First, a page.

We’ve all witnessed the heroic wit of the Most Interesting Man in the World. But have you ever wondered about the real-life tales associated with some of the world’s biggest alcohol makers?
Behind every great liquor brand is a great story. In many cases, the stories brands tell about themselves are aggrandized myths that somehow obscure the facts. But the truth is out there––actually, it’s right here. Check out these amazing facts about six big-name brands.
Ever wonder why the legendary rum maker would choose a bat as its brand logo? As the story goes, company founder Don Facundo Bacardí Massó’s wife, Doña Amalia, spotted fruit bats in the family’s distillery one day. Believing the winged visitors were a sign of good luck, she insisted they be the symbol of the family’s company. Her intuition was spot on, as Bacardí rose to be one of the largest spirit manufacturers in the world with legions of fans, including Ernest Hemingway, who referenced the brand in three of his novels.
Think of how much you enjoy a fine scotch. Now imagine the excitement of divers who discovered the shipwrecked Regina in Lake Huron in 1987 that carried a shipment of Dewar’s. The steamer went down during a snowstorm in 1913, making this boozy find one for the record books. The 100-year-old bottles were entered into a silent auction in 2013 to raise money for the Great Lakes Maritime Institute.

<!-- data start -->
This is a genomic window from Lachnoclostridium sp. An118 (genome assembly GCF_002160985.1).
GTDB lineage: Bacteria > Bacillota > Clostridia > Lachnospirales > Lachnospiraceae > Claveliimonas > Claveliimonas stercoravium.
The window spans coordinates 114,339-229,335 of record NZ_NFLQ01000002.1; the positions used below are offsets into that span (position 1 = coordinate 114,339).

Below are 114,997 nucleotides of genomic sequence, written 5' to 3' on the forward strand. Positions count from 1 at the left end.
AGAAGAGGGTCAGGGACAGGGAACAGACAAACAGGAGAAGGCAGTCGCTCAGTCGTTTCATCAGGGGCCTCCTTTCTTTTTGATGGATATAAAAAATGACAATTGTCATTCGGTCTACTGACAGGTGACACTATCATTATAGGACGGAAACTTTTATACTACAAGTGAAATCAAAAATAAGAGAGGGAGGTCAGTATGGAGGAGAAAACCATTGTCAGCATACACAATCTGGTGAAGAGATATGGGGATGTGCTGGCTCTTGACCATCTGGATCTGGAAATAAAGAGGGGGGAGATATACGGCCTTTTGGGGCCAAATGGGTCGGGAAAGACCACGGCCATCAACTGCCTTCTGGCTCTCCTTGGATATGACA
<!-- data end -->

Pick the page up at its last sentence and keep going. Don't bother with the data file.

Founded in 1765, Hennessy has grown into the world’s largest cognac producer. The French company turns out more than 50 million bottles each year and is a favorite of celebrities, musicians, professional athletes—even dictators. The late North Korean leader Kim Jong-il reportedly spent upwards of $800,000 a year on Hennessy.
Everyone knows that Jack Daniel’s is one of the most widely available spirits in the world. What you might not know is that it’s possible to purchase an entire barrel of whiskey from the legendary Tennessee distiller. Each barrel yields approximately 252 750-ml bottles of whiskey and will run you between $10,000 to $12,000, depending on barrel volume and taxes. According to Jack Daniel’s reps, the U.S. military is the largest buyer of the single barrel whiskey in the world.
Smirnoff is one of the world’s oldest vodkas, with origins dating to 1860s Russia. The spirit transferred hands to an American company in 1939, but there was a problem: Americans preferred whiskey and knew very little about vodka. In what can only be called a brilliant act of marketing, Smirnoff was branded a “white whiskey” that had “no taste, no smell.” This new marketing campaign was a hit, especially with the boozy lunch crowd who wanted to avoid smelling like a bar. So began America’s love affair with vodka.
Like so many great ideas, Wild Turkey was the result of one man’s trip with his pals. According to the company, brand executive Thomas McCarthy grabbed a few sample bottles of undiluted 101-proof whiskey from the warehouse to take with him to hunt wild turkey in South Carolina. The spirit was such a hit with his friends they repeatedly asked him to send them more of that “wild turkey bourbon.” Soon after, Wild Turkey hit the market.